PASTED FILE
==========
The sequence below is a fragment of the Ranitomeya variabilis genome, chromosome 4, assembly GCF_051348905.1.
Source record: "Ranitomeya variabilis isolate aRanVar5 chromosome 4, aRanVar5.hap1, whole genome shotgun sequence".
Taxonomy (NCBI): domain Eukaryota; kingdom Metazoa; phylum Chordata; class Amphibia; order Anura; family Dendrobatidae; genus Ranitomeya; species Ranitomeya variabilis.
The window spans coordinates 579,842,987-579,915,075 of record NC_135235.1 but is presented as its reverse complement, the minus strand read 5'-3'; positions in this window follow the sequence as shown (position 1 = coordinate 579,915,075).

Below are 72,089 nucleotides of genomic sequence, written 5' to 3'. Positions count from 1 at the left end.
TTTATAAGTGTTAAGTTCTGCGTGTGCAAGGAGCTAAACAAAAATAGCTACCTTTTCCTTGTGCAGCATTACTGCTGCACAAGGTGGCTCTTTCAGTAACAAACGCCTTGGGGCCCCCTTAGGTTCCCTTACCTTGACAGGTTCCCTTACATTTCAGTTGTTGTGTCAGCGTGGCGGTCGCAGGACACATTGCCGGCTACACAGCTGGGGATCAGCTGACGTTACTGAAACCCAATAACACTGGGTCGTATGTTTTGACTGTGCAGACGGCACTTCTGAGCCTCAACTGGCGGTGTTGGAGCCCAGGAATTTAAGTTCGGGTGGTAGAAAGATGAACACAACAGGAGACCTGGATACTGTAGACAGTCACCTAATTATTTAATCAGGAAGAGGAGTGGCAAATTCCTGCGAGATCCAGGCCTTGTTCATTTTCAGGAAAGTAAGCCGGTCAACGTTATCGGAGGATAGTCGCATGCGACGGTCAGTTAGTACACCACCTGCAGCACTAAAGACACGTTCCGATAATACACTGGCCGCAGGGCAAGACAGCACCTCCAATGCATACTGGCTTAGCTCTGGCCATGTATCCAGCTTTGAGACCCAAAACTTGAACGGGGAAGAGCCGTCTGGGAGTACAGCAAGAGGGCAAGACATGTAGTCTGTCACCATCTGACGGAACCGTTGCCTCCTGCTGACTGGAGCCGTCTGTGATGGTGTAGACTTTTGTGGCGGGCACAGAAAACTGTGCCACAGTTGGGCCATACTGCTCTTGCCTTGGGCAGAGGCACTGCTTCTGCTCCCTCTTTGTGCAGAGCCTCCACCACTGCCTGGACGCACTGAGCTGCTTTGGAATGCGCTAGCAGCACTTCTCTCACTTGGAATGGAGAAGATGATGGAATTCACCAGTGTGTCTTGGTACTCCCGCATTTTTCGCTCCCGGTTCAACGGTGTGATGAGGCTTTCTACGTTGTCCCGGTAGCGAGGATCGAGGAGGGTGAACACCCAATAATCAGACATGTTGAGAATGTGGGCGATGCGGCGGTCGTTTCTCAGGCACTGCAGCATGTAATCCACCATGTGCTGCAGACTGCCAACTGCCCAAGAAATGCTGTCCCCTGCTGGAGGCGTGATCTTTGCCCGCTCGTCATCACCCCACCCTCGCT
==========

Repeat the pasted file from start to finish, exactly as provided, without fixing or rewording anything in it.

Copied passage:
The sequence below is a fragment of the Ranitomeya variabilis genome, chromosome 4, assembly GCF_051348905.1.
Source record: "Ranitomeya variabilis isolate aRanVar5 chromosome 4, aRanVar5.hap1, whole genome shotgun sequence".
Taxonomy (NCBI): domain Eukaryota; kingdom Metazoa; phylum Chordata; class Amphibia; order Anura; family Dendrobatidae; genus Ranitomeya; species Ranitomeya variabilis.
The window spans coordinates 579,842,987-579,915,075 of record NC_135235.1 but is presented as its reverse complement, the minus strand read 5'-3'; positions in this window follow the sequence as shown (position 1 = coordinate 579,915,075).

Below are 72,089 nucleotides of genomic sequence, written 5' to 3'. Positions count from 1 at the left end.
TTTATAAGTGTTAAGTTCTGCGTGTGCAAGGAGCTAAACAAAAATAGCTACCTTTTCCTTGTGCAGCATTACTGCTGCACAAGGTGGCTCTTTCAGTAACAAACGCCTTGGGGCCCCCTTAGGTTCCCTTACCTTGACAGGTTCCCTTACATTTCAGTTGTTGTGTCAGCGTGGCGGTCGCAGGACACATTGCCGGCTACACAGCTGGGGATCAGCTGACGTTACTGAAACCCAATAACACTGGGTCGTATGTTTTGACTGTGCAGACGGCACTTCTGAGCCTCAACTGGCGGTGTTGGAGCCCAGGAATTTAAGTTCGGGTGGTAGAAAGATGAACACAACAGGAGACCTGGATACTGTAGACAGTCACCTAATTATTTAATCAGGAAGAGGAGTGGCAAATTCCTGCGAGATCCAGGCCTTGTTCATTTTCAGGAAAGTAAGCCGGTCAACGTTATCGGAGGATAGTCGCATGCGACGGTCAGTTAGTACACCACCTGCAGCACTAAAGACACGTTCCGATAATACACTGGCCGCAGGGCAAGACAGCACCTCCAATGCATACTGGCTTAGCTCTGGCCATGTATCCAGCTTTGAGACCCAAAACTTGAACGGGGAAGAGCCGTCTGGGAGTACAGCAAGAGGGCAAGACATGTAGTCTGTCACCATCTGACGGAACCGTTGCCTCCTGCTGACTGGAGCCGTCTGTGATGGTGTAGACTTTTGTGGCGGGCACAGAAAACTGTGCCACAGTTGGGCCATACTGCTCTTGCCTTGGGCAGAGGCACTGCTTCTGCTCCCTCTTTGTGCAGAGCCTCCACCACTGCCTGGACGCACTGAGCTGCTTTGGAATGCGCTAGCAGCACTTCTCTCACTTGGAATGGAGAAGATGATGGAATTCACCAGTGTGTCTTGGTACTCCCGCATTTTTCGCTCCCGGTTCAACGGTGTGATGAGGCTTTCTACGTTGTCCCGGTAGCGAGGATCGAGGAGGGTGAACACCCAATAATCAGACATGTTGAGAATGTGGGCGATGCGGCGGTCGTTTCTCAGGCACTGCAGCATGTAATCCACCATGTGCTGCAGACTGCCAACTGCCCAAGAAATGCTGTCCCCTGCTGGAGGCGTGATCTTTGCCCGCTCGTCATCACCCCACCCTCGCT